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We have a hosted CentOS 6.5 server in which we have a single user account. That account has been configured to use SSH keyfile authentication for the users who need to access it.

I would like to be able to see which keyfile was used to authenticate each login; effectively telling me which end-user logged into the single unix user account. Is there a mechanism for doing so?

  • The fingerprint used for each login ought to be logged in /var/log/auth.log. This question on serverfault tells how to get a list of all the fingerprints in the authorized_keys file ( which ought to include the user@host who generated each key), so you can grep for the fingerprint in that list. – Mark Plotnick Jul 29 '14 at 19:44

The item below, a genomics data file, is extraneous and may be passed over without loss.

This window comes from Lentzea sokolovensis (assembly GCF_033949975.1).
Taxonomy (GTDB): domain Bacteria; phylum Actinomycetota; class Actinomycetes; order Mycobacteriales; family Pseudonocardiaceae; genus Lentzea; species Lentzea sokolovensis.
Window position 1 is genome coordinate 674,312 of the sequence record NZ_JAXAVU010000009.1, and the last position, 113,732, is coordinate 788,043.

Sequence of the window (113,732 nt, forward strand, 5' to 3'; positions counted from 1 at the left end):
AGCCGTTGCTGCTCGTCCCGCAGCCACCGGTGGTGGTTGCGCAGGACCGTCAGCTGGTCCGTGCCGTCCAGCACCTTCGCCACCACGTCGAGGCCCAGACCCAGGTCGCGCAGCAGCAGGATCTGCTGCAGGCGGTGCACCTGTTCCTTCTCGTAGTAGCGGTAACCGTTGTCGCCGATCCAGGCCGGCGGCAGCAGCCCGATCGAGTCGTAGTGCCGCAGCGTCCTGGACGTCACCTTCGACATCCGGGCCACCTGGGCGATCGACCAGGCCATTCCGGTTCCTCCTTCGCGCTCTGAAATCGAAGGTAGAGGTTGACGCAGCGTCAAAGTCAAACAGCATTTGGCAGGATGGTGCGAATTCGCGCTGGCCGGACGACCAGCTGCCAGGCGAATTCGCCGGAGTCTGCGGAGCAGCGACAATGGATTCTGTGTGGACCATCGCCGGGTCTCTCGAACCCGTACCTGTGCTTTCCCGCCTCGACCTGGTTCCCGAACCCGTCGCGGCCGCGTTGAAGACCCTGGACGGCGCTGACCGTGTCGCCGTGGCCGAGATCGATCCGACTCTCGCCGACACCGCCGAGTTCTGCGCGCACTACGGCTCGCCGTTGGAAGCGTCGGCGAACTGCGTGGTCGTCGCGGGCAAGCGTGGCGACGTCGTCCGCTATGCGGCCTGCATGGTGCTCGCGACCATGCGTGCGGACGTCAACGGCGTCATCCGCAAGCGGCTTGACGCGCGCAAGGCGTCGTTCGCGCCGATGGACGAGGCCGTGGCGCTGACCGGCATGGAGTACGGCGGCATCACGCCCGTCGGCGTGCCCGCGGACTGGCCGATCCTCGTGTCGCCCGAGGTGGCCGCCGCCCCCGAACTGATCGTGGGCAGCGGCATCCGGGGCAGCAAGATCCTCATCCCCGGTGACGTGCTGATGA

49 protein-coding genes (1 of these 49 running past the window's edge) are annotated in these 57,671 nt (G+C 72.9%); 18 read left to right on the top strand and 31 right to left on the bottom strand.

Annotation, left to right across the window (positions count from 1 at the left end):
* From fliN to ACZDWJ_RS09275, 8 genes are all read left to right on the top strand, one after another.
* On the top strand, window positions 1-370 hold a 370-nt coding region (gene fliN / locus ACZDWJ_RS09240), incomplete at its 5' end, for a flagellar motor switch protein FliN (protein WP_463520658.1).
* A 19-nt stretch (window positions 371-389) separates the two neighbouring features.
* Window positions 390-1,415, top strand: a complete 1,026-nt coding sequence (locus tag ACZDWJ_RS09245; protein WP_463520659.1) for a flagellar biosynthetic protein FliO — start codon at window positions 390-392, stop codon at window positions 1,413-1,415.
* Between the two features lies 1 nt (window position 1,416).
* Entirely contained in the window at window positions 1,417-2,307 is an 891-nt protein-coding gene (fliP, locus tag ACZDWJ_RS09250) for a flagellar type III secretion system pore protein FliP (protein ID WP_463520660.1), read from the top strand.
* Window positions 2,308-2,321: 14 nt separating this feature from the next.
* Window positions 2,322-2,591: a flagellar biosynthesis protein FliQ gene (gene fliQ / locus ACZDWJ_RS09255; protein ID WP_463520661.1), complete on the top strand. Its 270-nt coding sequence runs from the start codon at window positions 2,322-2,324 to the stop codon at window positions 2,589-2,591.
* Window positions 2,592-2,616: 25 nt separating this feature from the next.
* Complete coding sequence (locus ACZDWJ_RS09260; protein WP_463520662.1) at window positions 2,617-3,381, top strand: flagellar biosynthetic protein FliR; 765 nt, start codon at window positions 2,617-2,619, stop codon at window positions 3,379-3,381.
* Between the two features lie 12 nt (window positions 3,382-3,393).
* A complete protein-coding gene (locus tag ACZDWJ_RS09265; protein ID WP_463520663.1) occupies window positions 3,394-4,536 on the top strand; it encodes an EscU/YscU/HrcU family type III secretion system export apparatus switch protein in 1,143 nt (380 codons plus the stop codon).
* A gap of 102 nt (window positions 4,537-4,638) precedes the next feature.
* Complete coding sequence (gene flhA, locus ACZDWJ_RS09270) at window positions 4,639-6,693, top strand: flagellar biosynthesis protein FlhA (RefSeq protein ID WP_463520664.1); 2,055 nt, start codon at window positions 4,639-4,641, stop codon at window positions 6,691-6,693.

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On CentOS there is /var/log/secure. This holds the fingerprints of the logins:

 Aug  7 23:12:57 my-server sshd[2584]: Accepted publickey for user from 192.168.1.156 port 58279 ssh2: RSA 32:f1:aa:aa:aa:aa:aa:aa:bb:be:ef:c3:aa:bb:cc:f8

Map these back to the keys and you have the info you need. You can get the key fingerprints by doing:

ssh-keygen -l -f ~/.ssh/*.pub

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